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Hard Questions, Tough Answers with Yossi Alpher - May 9, 2005

Q. How does Hamas' success in elections influence Israel, PLO/PA, and US? Q. ...the British academics boycott of two Israeli universities...?

Q. Hamas appears to have done well in last Thursday's Palestinian municipal elections. How does this influence calculations on the part of Israel, the PLO/PA led by Mahmoud Abbas, and the US?

A. Hamas did so well that it actually led in the popular vote in the 82 municipalities involved in this round of elections. Because it won in all the major towns and cities it contested, leaving Fatah to win in lesser towns and villages, it garnered around 500,000 votes compared to Fatah's 230,000 (and 70,000 to independent candidates, some of whom could be pro-Fatah or pro-Hamas). This achievement is amplified by the fact that Hamas did not bother to field candidates in three traditionally Christian villages near Bethlehem where a majority of council seats is set aside for Christian candidates who are not likely to be Hamas adherents.

True, Fatah can claim to have won some 55 percent of all municipal seats, compared to around 35 percent for Hamas, but this appears to be a hollow victory. Particularly striking was Hamas' victory in Rafah, where Fatah had a strong presence, and in Qalqilya, where it swept all 15 council seats and deposed a veteran Fatah mayor. In the Gaza Strip, in particular, Hamas won all major elections, and it appears set to dominate politics there after all election rounds are completed.

Fatah has lodged protests against the results in Rafah and elsewhere, even though Jimmy Carter's National Democratic Institute gave the elections its seal of approval. As one Hamas statement put it, "this is the first time a ruling party has accused the opposition of falsifying election results". On the other hand, the exit poll carried out by the distinguished Palestinian political scientist Khalil Shikaki gave Fatah 13 out of 15 seats in Rafah; conceivably there is some substance in the Fatah protest.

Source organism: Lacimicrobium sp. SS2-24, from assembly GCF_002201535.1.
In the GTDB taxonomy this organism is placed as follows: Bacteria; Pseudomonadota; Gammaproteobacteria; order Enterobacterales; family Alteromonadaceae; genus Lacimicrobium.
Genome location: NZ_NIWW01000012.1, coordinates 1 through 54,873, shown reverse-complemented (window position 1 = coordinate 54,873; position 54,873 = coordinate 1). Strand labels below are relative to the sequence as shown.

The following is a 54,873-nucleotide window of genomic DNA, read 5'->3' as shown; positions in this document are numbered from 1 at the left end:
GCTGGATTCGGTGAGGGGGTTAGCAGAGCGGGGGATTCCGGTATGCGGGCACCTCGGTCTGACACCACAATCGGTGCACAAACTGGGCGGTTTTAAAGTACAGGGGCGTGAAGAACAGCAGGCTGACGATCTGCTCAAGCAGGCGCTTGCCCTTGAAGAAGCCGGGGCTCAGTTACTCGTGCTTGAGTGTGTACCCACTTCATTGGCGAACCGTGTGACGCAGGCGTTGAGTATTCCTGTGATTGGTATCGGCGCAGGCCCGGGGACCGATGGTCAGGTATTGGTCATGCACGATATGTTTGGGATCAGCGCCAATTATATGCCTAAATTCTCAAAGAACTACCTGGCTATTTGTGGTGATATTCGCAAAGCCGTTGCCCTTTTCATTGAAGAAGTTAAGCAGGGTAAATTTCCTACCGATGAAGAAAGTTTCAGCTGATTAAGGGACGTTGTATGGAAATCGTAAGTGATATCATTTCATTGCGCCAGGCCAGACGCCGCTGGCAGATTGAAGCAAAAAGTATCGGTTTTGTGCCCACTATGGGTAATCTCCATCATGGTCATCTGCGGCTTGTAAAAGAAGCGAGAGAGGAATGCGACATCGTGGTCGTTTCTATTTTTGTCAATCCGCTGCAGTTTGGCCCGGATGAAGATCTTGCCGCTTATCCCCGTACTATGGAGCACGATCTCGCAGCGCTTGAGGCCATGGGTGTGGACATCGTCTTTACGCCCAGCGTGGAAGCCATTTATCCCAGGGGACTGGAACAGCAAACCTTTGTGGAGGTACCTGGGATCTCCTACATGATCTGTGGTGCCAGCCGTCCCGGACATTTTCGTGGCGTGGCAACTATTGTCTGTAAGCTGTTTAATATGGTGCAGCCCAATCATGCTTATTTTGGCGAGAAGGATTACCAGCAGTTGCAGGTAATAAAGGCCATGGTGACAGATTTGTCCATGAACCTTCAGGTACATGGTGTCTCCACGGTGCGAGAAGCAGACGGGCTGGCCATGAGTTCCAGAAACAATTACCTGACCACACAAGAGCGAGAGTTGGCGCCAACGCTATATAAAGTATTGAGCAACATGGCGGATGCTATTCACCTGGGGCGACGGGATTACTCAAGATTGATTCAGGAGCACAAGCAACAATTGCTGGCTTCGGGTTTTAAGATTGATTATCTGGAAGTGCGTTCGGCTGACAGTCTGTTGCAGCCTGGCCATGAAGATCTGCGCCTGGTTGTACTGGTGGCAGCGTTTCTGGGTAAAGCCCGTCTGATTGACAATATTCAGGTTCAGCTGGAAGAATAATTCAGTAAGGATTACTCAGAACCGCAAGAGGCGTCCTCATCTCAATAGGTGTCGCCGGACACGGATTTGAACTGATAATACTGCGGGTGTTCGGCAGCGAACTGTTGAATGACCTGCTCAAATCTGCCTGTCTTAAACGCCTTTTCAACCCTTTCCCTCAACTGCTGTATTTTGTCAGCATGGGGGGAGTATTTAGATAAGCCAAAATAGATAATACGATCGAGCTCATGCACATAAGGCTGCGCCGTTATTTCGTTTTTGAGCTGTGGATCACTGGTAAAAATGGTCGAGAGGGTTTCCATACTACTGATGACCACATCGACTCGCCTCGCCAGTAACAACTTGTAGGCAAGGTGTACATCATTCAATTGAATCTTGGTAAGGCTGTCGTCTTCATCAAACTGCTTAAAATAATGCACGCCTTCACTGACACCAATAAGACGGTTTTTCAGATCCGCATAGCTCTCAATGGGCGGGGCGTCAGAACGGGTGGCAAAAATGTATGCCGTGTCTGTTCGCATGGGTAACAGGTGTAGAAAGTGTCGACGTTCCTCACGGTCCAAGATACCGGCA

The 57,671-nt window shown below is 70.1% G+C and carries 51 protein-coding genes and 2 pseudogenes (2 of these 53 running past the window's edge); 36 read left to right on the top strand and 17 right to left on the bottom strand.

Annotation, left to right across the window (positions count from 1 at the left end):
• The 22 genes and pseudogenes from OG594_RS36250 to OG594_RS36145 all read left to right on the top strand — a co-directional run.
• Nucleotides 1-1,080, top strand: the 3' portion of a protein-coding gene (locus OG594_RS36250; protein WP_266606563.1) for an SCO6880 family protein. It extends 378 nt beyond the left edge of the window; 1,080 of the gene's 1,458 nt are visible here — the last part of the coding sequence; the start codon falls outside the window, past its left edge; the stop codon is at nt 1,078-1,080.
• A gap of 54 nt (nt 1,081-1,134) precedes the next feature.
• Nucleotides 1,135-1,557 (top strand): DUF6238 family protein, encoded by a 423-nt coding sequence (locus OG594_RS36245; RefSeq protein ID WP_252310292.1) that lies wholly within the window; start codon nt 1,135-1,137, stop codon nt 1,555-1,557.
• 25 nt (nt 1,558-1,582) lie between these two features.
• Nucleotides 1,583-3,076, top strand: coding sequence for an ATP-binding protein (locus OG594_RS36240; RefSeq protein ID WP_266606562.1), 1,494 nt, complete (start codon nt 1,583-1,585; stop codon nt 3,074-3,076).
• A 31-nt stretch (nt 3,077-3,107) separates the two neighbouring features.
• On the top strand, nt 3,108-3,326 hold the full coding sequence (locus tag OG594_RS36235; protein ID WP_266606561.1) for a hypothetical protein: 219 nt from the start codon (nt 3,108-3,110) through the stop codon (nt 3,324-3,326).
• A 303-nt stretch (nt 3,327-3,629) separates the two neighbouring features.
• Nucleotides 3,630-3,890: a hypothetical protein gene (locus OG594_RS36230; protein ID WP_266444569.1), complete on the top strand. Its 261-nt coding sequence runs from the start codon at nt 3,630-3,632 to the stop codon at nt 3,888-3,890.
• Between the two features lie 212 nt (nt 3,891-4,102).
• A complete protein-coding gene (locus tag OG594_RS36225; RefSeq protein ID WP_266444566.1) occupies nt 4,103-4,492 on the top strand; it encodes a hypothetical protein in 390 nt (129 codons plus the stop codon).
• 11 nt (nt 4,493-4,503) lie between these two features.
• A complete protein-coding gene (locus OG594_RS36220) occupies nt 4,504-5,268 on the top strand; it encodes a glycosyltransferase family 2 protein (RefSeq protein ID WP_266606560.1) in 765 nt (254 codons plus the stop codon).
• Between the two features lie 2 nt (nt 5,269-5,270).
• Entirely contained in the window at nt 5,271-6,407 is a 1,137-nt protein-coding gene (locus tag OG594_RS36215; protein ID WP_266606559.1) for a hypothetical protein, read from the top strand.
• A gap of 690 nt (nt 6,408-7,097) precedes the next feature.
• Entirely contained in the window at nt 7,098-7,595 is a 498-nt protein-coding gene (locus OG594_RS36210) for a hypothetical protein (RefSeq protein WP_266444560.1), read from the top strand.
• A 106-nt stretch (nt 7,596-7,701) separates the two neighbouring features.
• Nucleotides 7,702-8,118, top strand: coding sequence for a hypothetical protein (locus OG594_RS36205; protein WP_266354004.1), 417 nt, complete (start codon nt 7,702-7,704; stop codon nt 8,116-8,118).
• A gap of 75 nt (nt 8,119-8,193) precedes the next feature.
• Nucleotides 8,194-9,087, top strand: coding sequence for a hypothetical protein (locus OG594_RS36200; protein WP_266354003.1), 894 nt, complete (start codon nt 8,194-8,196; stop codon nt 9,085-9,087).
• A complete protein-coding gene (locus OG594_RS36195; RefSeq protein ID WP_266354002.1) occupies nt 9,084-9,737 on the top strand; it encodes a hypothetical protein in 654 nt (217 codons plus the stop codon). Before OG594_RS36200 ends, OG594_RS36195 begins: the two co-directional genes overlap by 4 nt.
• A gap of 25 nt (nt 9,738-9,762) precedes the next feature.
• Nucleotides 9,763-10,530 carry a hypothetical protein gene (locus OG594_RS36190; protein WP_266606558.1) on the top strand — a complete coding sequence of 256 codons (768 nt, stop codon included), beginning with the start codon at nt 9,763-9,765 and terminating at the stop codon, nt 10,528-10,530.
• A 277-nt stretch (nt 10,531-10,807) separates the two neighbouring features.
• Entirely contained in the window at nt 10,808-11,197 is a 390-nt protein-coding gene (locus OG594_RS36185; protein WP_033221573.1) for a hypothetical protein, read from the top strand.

Hamas now controls 48 municipalities in which some 600,000 Palestinians reside; Fatah controls 56 municipalities, but with smaller populations. (These figures are frequently manipulated up or down, depending on the presumed political inclination of newly-elected independent or clan-based council members. But the general ratio of political forces is accepted by all.) Hundreds of additional municipalities, including most major towns and cities, all currently administered by councils appointed by the late Yasser Arafat and dominated by Fatah, will hold elections in the coming months.

From the standpoint of Mahmoud Abbas (Abu Mazen) and the PLO/PA, these elections produced a setback. The Fatah-dominated PLO/PA scheduled the municipal elections in stages, beginning deliberately with areas considered "safe" from their standpoint. Yet Hamas has scored consistently high in the first three phases. The next stage, scheduled for July, will include more major municipalities. And national elections for the legislative council are planned for July 17.

One consequence of the Fatah setback could be a decision to postpone some or all of these elections in the hope that the movement will exploit the interim to clean up its act and remove corrupt and ineffective candidates. Another could be reconsideration of changes in the national electoral system. Abbas promised Hamas to reform the system in order to allow for 50 percent of the council to be elected on national lists and 50 percent by regional constituencies. Most recently he proposed to the outgoing council that elections be 100 percent by national lists, i.e., the Israeli (and American-imposed Iraqi) system. The general sense within Fatah until now has been that it stands to benefit more from a regional system, and the issue has been held up in the legislative process. Now it is no longer clear which system, if any, can guarantee Fatah a "safe" election that will give it a working majority. Moreover, Hamas insists that Abbas follow through on his promises regarding both the system and the July election date. So any attempt by the Fatah-dominated outgoing National Legislative Council to delay elections or avoid changing the system could have serious consequences for Hamas' adherence to the ceasefire and its cooperation with Abbas' "politicization" program.